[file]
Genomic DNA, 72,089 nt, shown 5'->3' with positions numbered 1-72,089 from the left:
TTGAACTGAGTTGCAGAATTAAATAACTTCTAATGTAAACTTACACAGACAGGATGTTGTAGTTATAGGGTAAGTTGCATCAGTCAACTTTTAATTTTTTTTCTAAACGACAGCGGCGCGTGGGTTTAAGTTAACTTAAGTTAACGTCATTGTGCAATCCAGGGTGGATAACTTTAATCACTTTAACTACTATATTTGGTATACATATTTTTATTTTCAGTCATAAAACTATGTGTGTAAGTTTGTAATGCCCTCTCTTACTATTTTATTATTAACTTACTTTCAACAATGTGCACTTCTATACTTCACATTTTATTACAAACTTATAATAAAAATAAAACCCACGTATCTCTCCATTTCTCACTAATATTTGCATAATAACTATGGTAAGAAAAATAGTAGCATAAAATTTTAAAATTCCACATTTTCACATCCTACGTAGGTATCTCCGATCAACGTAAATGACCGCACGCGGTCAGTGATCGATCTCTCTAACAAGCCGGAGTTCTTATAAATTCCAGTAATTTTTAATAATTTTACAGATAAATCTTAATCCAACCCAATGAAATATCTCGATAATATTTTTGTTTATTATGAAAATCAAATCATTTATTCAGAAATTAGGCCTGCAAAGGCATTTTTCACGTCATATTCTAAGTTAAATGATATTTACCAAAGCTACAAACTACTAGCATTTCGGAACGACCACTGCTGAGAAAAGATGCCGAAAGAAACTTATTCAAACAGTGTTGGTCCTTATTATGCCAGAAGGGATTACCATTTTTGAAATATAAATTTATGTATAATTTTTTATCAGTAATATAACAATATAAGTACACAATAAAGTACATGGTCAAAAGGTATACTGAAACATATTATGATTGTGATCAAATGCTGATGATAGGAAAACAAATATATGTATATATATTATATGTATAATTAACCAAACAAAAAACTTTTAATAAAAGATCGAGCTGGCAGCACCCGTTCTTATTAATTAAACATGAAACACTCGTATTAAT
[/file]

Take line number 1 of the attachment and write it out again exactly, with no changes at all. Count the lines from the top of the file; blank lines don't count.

Genomic DNA, 72,089 nt, shown 5'->3' with positions numbered 1-72,089 from the left: